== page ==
The group included LFI’s international secretary, Mike Gapes, who would only become an MP the following year. MacLennan arranged for them to meet the academic Hannan Ashrawi and three other Palestinians at his home for coffee.
MacLennan said: “I think this was a useful encounter and should have done something to balance the intensive brainwashing which the group will have received from their Israeli hosts.”
One of the main backers of LFI has been Sir Trevor Chinn, a car industry mogul whose father was president of the Jewish National Fund in Britain. Chinn donated £50,000 to Keir Starmer’s Labour leadership campaign and is close to Tony Blair.
Curiously, Chinn has also had a long association with CFI. In June 1992, then prime minister John Major’s private secretary noted in a letter about the organisation: “Sir Trevor Chinn, Mr Cyril Stein and Mr Stuart Polak of the Conservative Friends of Israel are calling on me”.
Other papers from that period show Chinn wrote to foreign minister Douglas Hogg, seeking to arrange a meeting about Israel together with Polak, and that such joint meetings took place.
The Israel lobby back then was, however, a shadow of what it has become today. Now, Polak appears to have the power to veto the government’s choice of foreign ministers if they are deemed to be pro-Palestine.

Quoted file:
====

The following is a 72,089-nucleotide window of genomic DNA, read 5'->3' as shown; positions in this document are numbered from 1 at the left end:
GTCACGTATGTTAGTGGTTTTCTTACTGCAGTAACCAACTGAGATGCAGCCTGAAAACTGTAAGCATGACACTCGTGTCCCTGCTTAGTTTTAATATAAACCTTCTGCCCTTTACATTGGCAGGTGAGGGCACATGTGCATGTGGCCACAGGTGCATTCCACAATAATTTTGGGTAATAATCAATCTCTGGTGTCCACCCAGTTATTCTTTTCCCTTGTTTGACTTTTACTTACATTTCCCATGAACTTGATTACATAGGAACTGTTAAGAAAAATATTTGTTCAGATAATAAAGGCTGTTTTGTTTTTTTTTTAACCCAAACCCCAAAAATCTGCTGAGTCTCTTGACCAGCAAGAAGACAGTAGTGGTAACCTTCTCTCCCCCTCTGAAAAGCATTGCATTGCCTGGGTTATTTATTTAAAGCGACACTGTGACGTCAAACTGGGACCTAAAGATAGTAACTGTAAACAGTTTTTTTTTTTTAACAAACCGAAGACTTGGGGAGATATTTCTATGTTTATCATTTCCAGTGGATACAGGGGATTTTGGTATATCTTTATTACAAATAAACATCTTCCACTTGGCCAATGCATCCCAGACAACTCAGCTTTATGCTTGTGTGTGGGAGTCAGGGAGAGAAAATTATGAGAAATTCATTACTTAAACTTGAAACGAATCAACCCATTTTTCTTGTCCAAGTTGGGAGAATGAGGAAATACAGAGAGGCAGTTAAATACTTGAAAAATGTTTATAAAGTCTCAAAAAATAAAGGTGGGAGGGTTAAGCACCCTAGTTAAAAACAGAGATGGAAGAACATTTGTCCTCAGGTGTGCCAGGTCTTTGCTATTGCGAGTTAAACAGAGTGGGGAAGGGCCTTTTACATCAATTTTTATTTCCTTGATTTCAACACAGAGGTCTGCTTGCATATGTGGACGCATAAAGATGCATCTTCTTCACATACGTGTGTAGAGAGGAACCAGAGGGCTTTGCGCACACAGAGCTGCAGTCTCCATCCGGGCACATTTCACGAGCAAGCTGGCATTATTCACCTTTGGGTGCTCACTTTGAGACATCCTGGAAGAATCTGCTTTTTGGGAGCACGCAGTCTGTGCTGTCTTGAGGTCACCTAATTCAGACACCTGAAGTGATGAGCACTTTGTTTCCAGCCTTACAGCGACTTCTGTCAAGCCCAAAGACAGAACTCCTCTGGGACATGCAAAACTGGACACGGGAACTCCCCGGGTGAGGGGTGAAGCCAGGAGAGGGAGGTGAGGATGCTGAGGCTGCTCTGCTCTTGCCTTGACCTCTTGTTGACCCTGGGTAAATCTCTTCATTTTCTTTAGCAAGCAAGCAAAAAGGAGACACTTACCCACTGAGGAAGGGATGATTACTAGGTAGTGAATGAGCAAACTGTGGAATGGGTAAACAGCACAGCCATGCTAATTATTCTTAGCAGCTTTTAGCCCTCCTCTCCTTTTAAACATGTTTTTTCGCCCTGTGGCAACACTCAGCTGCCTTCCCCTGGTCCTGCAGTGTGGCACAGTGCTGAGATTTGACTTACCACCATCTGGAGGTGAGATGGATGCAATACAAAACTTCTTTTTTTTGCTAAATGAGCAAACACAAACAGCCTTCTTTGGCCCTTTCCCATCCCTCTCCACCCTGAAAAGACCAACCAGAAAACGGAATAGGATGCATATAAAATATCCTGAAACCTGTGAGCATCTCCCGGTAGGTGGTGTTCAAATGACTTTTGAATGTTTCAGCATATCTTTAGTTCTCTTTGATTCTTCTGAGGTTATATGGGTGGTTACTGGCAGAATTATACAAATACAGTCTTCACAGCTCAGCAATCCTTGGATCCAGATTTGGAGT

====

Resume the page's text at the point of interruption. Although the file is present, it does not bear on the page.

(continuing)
When Boris Johnson was foreign secretary in 2016, he wanted Alan Duncan to be his deputy and serve as Middle East minister. As news of this plan leaked, Duncan said: “Conservative Friends of Israel are going ballistic.”
Polak, it emerged, had been calling Johnson “incessantly saying I must not be appointed”.
Duncan said CFI’s campaign was “for no other reason than that I believe in the rights of the Palestinians”.
“Whereas they [CFI] pretend to believe in two parallel states, it’s quite clear that they don’t, and so set out to destroy all genuine advocates for Palestine,” he added. “They just want to belittle and subjugate the Palestinians.”
Duncan complained that “in any other country” Polak’s conduct would “be seen as entrenched espionage that should prompt an inquiry into their conduct.”
He believed there was “exceptional pro-Israel infiltration into the very centre of our public life” and lamented: “The CFI and the Israelis think they control the Foreign Office. And they do!”
Giving another example of their influence, he said the decision in 2019 by then home secretary Sajid Javid to ban the political wing of Lebanon’s Hezbollah was “just sucking up to the CFI, who are out in force behind him reading out their scripted interventions”.
Polak was apparently “in the Peers’ Gallery gloating from above about having deployed their Commons troops in Israel’s cause.”
This January, CFI saw another of its key objectives achieved, when home secretary James Cleverly banned Hizb ut-Tahrir as a terrorist group. Previous governments had taken the view it was a political organisation that did not engage in violence.
CFI paid £2,000 for Cleverly’s first trip abroad after he was elected to parliament. CFI and Lord Polak did not respond to a request for comment.